Book Review: The Shameless Hour

Updated: Jun 14


I’d read the first two books in the series and really enjoyed them, but the third book was a bit of a let down. I chalked it up to the change from het to slash romance and prayed that The Shameless Hour featuring Bella, one of the more interesting characters from the other books, would be better.

Spoiler alert: It wasn’t.

So where did the story go wrong?

Bella’s always been a woman who knows her mind, knows her body, and doesn’t care two figs for the B.S. Madonna/Whore thing the rest of the world has going on. She likes sex. She likes men. And she doesn’t think that she should need to conform to some antiquated idea that women who have sex are “bad girls” and deserve whatever comes to them. So when she has a one night stand with the freshman down the hall, she doesn’t see what the big deal is. He’s a nice guy, they had good sex, she’d like to do it again.

Unfortunately, Rafe has been raised to regard sex as sacred. Something only to be experienced within the bonds of a committed and heading toward marriage relationship. The one night stand was a mistake. Except it really wasn’t. Rafe likes Bella and wants to protect her.

And all of those protective instincts come roaring to the surface when a fraternity prank (read hard core sexual abuse) leaves Bella shaken to her core and swearing off of men and sex entirely.


I bet you can already see the problems…

Bella was a great character. She was sex positive. Woman positive. And showed that women are worthy of respect all around, it didn’t matter how many people she slept with or if she was in a committed relationship or not. I liked that about Bella. I thought Bella deserved better in the last book. That didn’t change after I finished reading this book.

Bella deserved better. And Rafe definitely wasn’t better.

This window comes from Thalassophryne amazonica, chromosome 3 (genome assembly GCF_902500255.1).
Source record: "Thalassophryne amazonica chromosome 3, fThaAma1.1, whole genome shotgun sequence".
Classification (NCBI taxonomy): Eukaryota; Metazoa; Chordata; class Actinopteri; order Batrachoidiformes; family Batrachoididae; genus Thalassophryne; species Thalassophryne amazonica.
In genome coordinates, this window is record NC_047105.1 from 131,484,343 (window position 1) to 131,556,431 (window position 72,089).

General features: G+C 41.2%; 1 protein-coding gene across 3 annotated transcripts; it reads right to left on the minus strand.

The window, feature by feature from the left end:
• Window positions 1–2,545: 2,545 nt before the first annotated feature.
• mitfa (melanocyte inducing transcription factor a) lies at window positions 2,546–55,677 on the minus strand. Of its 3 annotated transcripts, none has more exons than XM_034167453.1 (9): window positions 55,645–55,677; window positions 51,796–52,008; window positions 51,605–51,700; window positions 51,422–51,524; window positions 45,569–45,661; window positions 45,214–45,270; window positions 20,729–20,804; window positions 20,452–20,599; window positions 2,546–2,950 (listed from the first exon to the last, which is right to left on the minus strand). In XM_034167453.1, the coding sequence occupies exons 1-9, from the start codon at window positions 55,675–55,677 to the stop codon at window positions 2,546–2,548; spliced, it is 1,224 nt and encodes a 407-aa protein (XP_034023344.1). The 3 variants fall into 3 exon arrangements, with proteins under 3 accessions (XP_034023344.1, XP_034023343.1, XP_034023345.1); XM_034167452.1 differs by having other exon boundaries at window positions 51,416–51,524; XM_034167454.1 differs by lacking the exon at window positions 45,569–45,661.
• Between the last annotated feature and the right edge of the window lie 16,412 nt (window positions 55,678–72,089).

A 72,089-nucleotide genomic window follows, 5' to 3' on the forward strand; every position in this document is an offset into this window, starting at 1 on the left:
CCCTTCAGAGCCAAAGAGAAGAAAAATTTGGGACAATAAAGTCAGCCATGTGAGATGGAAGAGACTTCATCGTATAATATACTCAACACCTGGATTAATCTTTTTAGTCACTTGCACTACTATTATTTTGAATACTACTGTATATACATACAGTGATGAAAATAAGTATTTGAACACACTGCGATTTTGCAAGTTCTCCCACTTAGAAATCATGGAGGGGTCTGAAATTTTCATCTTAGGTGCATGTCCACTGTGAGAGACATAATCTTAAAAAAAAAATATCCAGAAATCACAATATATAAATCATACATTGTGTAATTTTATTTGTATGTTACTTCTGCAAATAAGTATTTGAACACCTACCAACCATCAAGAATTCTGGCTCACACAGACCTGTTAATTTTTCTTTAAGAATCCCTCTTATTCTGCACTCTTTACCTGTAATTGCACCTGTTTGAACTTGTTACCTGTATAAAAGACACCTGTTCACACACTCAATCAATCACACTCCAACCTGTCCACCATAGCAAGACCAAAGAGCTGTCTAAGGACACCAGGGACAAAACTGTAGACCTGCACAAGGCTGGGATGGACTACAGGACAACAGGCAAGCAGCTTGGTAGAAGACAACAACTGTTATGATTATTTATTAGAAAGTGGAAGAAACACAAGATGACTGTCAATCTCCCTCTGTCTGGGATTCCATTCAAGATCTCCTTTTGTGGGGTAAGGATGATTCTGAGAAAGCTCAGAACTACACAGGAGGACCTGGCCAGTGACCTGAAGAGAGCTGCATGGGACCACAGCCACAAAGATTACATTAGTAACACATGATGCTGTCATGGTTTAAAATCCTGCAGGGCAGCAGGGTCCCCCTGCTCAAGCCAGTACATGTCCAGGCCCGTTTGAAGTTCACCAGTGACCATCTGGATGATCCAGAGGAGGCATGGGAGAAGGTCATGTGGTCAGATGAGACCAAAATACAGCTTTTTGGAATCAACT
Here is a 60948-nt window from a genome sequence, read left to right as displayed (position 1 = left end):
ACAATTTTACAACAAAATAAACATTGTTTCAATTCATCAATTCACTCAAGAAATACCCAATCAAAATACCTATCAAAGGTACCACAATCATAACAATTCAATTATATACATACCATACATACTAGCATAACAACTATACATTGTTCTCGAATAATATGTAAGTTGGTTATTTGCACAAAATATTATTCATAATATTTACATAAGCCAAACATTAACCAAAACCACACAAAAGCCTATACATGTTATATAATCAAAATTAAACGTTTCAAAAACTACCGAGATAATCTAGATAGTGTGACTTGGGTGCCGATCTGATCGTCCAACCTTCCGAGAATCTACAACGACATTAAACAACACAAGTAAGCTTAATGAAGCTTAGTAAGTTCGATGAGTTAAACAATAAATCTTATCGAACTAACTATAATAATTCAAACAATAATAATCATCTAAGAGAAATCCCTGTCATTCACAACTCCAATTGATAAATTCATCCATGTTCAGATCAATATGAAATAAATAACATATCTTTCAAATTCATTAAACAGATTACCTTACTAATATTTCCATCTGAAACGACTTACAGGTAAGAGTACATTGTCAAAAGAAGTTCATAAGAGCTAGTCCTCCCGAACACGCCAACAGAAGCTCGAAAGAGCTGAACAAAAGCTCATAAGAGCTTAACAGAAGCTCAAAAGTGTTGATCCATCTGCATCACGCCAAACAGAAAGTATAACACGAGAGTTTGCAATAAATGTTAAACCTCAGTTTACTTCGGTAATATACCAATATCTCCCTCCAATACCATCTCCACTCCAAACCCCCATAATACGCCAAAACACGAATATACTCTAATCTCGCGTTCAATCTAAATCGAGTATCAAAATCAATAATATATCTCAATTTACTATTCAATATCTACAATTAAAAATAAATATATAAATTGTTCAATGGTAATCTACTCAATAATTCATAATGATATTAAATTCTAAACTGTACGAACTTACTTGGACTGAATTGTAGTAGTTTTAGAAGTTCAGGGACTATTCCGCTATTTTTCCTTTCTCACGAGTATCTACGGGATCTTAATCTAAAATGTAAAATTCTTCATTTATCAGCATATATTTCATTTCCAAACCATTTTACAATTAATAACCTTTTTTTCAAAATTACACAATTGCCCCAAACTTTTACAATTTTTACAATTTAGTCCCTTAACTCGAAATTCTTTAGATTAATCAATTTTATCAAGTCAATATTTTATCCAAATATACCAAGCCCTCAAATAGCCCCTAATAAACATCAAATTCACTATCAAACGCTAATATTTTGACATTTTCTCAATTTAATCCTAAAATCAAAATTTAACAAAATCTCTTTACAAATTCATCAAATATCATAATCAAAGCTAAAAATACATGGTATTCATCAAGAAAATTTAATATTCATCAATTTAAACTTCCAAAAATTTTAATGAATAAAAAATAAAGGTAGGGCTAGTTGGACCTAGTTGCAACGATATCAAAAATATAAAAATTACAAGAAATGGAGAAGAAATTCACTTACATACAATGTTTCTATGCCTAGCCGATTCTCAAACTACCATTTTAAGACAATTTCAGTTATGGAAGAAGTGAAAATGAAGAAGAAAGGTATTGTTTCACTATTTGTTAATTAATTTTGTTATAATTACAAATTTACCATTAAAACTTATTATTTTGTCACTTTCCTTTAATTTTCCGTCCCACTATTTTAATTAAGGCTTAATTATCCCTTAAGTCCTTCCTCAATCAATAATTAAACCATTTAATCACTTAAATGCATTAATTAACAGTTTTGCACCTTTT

Why?

First off… Rafe was so stereotypical Hot Latin Lover™ that they might as well just cast Antonio Banderas as Rafe and get it over with. Seriously. From the random Spanish. To the Machismo. To the fucking merengue. Rafe was all stereotypes, all the time. Worse, Rafe was not a good hero. He was controlling. Condescending. Especially toward Bella. He slut-shamed her. He pushed her and didn’t respect her boundaries. An especially egregious offense after she was sexually assaulted and roofied at a frat party…. yeah…

Rafe really lost me when he didn’t take Bella to the doctor after she’d been roofied. I don’t care if she asks you not to… When someone is incoherent unable to walk unaided and stumbles out of a frat house in the morning covered in graffiti you take them to an ER. You don’t know what happened. You don’t know if she was raped. If she got an STD (which BTW did happen just not from this event but from someone in the frat house so there’s that…). You don’t know if the roofie will cause a bad reaction. A dangerous one. If someone is drugged against their will, you take them to the hospital. Period. What Rafe did, or rather did not do, was unconscionable.

In addition, the treatment of asexuality was poorly done. Rafe’s prior girlfriend, the one who dumped him, came out as asexual. And she was shamed for that. Derided. Disbelieved.

Asexuality is a thing and it, like gender preference, is on a spectrum. People can be Ace and like romance. They can dislike romance but like sex. It’s all valid. Frankly I’m disappointed because the series had been so strong… I loved the first book and really enjoyed the second. But this… this book undid all of the good of the first two books.

Corey, the lead from the first book who was disabled and in a wheelchair and using assistance devices (braces, crutches, etc.) is now walking unaided… Those braces are a magical cure and so we’ve got disability erasure on top of this. I was so angry.

The only thing that saves it from being a one star was the revenge plotline and Lianne. She was the one bright spot in this train wreck of a novel. Her story is the final one in this series.

But for this book… Skip it.

Two stars

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